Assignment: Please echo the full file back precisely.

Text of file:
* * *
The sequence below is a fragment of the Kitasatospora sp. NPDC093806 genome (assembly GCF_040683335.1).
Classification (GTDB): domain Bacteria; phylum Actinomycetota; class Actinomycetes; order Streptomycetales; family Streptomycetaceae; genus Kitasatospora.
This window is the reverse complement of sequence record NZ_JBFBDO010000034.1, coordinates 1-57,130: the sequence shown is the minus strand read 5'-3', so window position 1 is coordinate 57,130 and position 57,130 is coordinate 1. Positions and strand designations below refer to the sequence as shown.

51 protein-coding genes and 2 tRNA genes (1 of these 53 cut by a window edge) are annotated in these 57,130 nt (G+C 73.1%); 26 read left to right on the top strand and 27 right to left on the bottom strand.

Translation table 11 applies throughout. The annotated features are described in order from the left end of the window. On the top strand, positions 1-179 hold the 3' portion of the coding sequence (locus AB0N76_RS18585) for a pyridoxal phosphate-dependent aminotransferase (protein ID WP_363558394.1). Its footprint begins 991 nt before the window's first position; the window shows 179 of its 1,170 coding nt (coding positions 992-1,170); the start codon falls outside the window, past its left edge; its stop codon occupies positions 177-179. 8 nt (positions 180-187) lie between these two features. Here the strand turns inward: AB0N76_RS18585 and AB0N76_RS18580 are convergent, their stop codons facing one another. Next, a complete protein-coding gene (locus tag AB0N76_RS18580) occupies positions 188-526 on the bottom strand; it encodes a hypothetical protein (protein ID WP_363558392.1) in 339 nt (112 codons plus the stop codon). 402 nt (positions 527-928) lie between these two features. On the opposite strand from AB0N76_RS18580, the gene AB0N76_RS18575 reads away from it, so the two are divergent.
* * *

The sequence below is a fragment of the Kitasatospora sp. NPDC093806 genome (assembly GCF_040683335.1).
Classification (GTDB): domain Bacteria; phylum Actinomycetota; class Actinomycetes; order Streptomycetales; family Streptomycetaceae; genus Kitasatospora.
This window is the reverse complement of sequence record NZ_JBFBDO010000034.1, coordinates 1-57,130: the sequence shown is the minus strand read 5'-3', so window position 1 is coordinate 57,130 and position 57,130 is coordinate 1. Positions and strand designations below refer to the sequence as shown.

51 protein-coding genes and 2 tRNA genes (1 of these 53 cut by a window edge) are annotated in these 57,130 nt (G+C 73.1%); 26 read left to right on the top strand and 27 right to left on the bottom strand.

Translation table 11 applies throughout. The annotated features are described in order from the left end of the window. On the top strand, positions 1-179 hold the 3' portion of the coding sequence (locus AB0N76_RS18585) for a pyridoxal phosphate-dependent aminotransferase (protein ID WP_363558394.1). Its footprint begins 991 nt before the window's first position; the window shows 179 of its 1,170 coding nt (coding positions 992-1,170); the start codon falls outside the window, past its left edge; its stop codon occupies positions 177-179. 8 nt (positions 180-187) lie between these two features. Here the strand turns inward: AB0N76_RS18585 and AB0N76_RS18580 are convergent, their stop codons facing one another. Next, a complete protein-coding gene (locus tag AB0N76_RS18580) occupies positions 188-526 on the bottom strand; it encodes a hypothetical protein (protein ID WP_363558392.1) in 339 nt (112 codons plus the stop codon). 402 nt (positions 527-928) lie between these two features. On the opposite strand from AB0N76_RS18580, the gene AB0N76_RS18575 reads away from it, so the two are divergent.